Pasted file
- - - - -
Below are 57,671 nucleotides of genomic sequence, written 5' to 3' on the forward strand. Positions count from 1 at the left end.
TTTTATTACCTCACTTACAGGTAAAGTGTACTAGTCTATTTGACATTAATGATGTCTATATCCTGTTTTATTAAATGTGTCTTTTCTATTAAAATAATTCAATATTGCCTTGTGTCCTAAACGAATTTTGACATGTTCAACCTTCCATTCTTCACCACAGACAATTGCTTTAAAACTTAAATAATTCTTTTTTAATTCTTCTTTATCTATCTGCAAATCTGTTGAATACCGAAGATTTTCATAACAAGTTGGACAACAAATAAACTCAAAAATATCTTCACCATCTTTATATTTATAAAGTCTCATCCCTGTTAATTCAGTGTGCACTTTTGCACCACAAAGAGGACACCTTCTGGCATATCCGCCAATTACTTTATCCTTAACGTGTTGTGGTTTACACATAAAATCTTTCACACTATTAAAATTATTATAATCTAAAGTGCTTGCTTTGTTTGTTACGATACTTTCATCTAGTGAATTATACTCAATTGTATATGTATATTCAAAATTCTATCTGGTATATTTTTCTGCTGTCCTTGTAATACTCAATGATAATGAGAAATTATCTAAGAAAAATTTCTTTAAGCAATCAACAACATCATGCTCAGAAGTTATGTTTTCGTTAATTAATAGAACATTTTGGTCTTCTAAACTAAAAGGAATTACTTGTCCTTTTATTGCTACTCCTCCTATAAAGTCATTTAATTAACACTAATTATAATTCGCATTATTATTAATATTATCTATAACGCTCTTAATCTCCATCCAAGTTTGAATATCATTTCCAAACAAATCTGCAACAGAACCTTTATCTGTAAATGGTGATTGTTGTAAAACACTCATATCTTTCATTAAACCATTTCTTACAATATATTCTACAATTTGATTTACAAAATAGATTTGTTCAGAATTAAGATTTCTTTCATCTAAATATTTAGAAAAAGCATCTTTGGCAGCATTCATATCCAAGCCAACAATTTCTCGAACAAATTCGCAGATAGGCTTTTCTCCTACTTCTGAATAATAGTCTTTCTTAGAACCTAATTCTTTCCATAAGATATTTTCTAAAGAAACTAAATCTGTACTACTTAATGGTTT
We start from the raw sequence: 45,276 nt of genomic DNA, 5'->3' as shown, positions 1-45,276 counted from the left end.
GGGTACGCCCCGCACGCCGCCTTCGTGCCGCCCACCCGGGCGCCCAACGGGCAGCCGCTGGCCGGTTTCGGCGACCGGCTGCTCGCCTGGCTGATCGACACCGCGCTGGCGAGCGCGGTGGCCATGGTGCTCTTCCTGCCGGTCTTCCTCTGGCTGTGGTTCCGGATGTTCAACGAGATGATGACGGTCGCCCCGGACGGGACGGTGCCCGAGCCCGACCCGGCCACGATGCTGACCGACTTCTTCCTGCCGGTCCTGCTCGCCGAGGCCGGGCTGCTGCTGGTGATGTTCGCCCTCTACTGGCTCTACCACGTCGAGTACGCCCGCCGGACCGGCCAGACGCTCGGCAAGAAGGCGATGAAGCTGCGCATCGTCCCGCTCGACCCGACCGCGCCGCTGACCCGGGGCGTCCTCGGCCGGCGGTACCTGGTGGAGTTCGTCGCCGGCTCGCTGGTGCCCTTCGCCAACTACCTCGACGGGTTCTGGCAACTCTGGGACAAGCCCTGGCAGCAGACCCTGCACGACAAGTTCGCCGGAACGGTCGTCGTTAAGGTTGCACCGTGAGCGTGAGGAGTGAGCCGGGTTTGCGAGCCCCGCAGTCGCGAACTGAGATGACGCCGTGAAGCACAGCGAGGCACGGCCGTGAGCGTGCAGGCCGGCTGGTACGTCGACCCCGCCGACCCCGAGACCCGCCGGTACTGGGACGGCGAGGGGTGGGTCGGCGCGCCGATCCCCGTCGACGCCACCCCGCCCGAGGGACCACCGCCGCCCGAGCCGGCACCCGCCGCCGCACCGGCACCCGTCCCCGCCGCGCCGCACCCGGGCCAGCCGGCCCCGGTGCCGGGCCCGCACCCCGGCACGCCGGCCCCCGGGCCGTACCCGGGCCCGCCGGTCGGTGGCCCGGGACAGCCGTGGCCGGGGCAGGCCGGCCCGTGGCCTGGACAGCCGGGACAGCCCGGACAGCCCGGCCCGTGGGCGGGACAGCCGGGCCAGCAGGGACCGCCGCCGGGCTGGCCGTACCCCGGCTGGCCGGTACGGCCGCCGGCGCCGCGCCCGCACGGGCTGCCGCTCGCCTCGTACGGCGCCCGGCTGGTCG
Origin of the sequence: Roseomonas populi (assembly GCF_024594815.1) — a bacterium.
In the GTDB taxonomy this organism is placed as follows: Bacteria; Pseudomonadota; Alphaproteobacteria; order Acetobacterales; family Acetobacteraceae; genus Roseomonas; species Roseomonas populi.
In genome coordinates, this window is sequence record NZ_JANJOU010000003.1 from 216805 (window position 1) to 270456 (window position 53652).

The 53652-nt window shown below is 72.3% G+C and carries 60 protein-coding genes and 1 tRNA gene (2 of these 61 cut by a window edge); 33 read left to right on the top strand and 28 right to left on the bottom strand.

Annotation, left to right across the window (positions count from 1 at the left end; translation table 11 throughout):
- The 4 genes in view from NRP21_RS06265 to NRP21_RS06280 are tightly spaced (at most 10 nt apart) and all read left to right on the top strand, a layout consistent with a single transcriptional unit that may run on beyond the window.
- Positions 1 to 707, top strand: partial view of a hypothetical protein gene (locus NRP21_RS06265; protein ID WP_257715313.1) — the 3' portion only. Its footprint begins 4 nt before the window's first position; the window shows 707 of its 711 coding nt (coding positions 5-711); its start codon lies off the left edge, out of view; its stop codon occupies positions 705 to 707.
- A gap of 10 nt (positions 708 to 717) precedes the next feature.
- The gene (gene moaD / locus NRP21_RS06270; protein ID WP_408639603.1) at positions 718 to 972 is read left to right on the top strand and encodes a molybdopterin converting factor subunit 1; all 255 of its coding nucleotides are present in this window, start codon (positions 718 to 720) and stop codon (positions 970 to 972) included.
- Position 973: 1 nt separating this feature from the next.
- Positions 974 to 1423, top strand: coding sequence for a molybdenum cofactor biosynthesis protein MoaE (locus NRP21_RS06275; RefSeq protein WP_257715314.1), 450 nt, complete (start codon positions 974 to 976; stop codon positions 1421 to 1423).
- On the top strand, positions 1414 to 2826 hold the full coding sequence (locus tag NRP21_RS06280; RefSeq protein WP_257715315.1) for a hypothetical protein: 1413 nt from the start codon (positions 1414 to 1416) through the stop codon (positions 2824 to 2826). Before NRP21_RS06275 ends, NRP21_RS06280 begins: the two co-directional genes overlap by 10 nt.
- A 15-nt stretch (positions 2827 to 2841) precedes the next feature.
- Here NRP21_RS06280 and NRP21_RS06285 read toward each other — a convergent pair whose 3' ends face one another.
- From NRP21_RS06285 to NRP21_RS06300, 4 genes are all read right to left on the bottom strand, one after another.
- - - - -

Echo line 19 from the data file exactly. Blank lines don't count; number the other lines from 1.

- From NRP21_RS06285 to NRP21_RS06300, 4 genes are all read right to left on the bottom strand, one after another.